Buzz Aldrin’s plan for Mars

Buzz Aldrin has a plan to go to Mars.

Establishing private outposts in LEO [Low Earth Orbit] is just the first step in Aldrin’s plan for Mars colonization, which depends heavily on “cyclers” — spacecraft that move continuously between two cosmic destinations, efficiently delivering people and cargo back and forth…

Step two involves the international spaceflight community coming together to build cyclers that ply cislunar space, taking people on trips to the moon and back. Such spacecraft, and the activities they enable, would allow the construction of a crewed lunar base, where humanity could learn and test the techniques required for Mars colonization, such as how to manufacture propellant from local resources, Aldrin said…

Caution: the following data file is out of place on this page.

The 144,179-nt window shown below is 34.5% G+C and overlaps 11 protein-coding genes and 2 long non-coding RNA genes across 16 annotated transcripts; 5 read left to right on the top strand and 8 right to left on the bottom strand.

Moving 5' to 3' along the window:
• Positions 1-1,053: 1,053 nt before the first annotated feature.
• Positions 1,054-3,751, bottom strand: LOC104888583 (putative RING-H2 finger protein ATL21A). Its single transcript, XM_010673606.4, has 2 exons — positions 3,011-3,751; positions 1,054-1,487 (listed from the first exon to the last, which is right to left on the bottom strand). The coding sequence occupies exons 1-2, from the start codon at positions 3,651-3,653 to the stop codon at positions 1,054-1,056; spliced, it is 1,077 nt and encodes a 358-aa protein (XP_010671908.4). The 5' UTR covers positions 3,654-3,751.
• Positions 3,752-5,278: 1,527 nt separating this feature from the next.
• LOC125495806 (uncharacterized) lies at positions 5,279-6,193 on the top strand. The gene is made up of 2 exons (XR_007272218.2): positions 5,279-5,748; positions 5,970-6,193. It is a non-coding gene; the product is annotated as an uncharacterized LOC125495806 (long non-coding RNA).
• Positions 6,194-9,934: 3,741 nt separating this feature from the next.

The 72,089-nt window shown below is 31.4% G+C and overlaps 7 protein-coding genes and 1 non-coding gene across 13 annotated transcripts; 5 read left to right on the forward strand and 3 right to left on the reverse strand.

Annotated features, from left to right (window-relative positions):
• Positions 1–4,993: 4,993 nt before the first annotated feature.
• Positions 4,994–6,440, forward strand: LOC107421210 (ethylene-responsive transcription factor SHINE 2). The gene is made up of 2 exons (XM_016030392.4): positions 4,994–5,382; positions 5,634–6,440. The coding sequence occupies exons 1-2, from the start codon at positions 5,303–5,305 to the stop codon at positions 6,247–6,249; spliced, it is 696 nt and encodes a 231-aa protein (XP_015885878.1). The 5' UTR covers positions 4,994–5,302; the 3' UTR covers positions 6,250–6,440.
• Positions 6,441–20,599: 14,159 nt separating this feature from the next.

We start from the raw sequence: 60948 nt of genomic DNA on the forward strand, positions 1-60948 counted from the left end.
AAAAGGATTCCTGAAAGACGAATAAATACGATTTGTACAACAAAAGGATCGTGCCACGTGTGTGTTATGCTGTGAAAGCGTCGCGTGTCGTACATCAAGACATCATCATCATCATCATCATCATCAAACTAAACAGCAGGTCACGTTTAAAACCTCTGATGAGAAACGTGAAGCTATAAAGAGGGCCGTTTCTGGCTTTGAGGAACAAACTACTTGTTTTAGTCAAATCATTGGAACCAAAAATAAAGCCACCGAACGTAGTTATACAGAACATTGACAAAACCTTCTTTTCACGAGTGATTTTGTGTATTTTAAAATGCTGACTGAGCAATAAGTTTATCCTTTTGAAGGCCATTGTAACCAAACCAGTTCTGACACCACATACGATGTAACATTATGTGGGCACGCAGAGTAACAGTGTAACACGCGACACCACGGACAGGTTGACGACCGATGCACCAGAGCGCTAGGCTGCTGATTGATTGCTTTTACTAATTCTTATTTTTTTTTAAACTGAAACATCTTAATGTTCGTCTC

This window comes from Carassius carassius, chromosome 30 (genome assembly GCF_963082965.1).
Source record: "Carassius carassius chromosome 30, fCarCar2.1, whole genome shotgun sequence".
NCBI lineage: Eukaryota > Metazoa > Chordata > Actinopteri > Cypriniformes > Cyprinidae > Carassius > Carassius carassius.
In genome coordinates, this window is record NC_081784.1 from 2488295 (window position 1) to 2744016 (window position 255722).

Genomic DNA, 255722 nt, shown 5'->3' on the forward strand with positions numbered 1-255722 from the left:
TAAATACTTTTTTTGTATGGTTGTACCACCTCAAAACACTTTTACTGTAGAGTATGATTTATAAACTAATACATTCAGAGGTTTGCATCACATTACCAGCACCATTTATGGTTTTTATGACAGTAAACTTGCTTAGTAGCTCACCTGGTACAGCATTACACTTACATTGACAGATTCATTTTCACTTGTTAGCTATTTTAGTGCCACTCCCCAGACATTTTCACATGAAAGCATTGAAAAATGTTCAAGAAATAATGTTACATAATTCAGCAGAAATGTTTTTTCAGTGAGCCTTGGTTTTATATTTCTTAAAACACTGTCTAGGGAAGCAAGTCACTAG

Aldrin foresees these various cycler iterations enabling a crewed mission to a near-Earth asteroid by 2020 and a Venus flyby by 2024. If all goes well, the first future Mars settlers could launch in the early 2030s, he said.

So a sustainable Mars colony could be not an ambitious goal for the next 100 years, as Stephen Hawking just suggested, but 20 years or so out.

Stephen Hawking: escape the planet in 100 years

From The Independent:

In “Expedition New Earth” – a documentary that debuts this summer as part of the BBC’s “Tomorrow’s World” science season – Hawking claims that Mother Earth would greatly appreciate it if we could gather our belongings and get out – not in 1,000 years, but in the next century or so…

“Professor Stephen Hawking thinks the human species will have to populate a new planet within 100 years if it is to survive,” the BBC said with a notable absence of punctuation marks in a statement posted online. “With climate change, overdue asteroid strikes, epidemics and population growth, our own planet is increasingly precarious…”